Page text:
Torqeedo: The Technology: Performance & Efficiency
Torqeedo: The Technology
One HP is one HP. Isn’t it?
Standardisation of power is not a new concept. In the 18th Century, James Watt defined horsepower to demonstrate the performance of his steam engine. Ever since, it has been measured uniformly in HP or, in honour of its inventor, in Watts.
Still, there can be some confusion around the use of these terms. It depends on where and how you measure. The most meaningful performance indicator of a drive system is propulsive power. This indicates the performance that is actually delivered by the motor to move the boat, taking all losses in account, including propeller losses.
This method has been used in commercial shipping for nearly 100 years.
For petrol and conventional electrical outboard motors, the propulsive power is not normally revealed. Instead, less meaningful indicators are used, such as shaft power, input power, or even static thrust.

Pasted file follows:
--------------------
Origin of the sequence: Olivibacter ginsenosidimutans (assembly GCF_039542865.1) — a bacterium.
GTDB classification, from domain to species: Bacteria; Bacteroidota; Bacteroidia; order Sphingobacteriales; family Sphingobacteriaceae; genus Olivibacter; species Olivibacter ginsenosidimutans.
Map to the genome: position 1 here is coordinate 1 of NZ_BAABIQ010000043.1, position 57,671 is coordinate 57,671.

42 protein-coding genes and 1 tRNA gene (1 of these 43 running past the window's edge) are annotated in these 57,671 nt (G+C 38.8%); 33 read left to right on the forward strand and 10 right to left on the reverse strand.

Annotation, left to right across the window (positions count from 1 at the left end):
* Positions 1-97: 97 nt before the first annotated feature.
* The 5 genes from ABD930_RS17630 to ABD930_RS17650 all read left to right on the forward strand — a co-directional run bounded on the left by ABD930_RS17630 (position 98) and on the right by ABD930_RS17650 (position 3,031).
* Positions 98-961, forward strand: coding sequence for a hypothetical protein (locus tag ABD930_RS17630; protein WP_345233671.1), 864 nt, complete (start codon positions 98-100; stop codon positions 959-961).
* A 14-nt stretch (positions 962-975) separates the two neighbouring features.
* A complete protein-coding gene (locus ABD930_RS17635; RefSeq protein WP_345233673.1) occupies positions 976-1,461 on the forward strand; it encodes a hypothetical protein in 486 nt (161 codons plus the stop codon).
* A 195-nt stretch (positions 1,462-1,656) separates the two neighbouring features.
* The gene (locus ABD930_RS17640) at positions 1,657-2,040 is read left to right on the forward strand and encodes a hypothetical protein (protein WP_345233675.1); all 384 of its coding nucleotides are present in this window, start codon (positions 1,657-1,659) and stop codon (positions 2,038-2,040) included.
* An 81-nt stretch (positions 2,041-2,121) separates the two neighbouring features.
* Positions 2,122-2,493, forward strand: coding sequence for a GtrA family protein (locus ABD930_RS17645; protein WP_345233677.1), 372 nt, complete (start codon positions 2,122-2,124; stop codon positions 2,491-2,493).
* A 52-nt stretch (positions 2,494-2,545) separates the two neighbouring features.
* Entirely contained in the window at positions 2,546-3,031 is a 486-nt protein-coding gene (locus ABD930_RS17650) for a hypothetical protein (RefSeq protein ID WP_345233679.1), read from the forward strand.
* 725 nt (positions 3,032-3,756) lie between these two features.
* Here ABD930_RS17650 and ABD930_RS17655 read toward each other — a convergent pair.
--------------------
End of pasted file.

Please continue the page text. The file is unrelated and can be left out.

That wouldn’t be so bad if the differences between the various power ratings were minimal. But they aren’t; they’re very large. The propulsive power of a petrol outboard with 4 HP shaft power, for example, is just 1 HP. How can the differences in efficiency levels of different types of motor be measured? We’ll take a look at why this occurs.
- Input Power
- Input Power is the drive’s power consumption. It is often used as a performance indicator for electric outboards (current x voltage) and is expressed in watts or HP. Input power is not usually specified for combustion motors such as petrol outboards or diesel inboards. However, it can also be determined (flow rate of petrol or diesel x calorific value of petrol or diesel) and is also expressed in watts or HP.
- Shaft Power
- Shaft Power is the power rating of petrol outboards, comparable with cars (torque x angular velocity). The rating is expressed in HP or kW but does not take propeller loss into account, which can vary between 30% and 80%.
- Propulsive Power
- Performance indicator used by commercial shipping and Torqeedo (thrust x speed). The rating is expressed in HP or kW and takes all losses into account, including propeller loss, and clearly indicates the actual power delivered by the drive system for propulsion.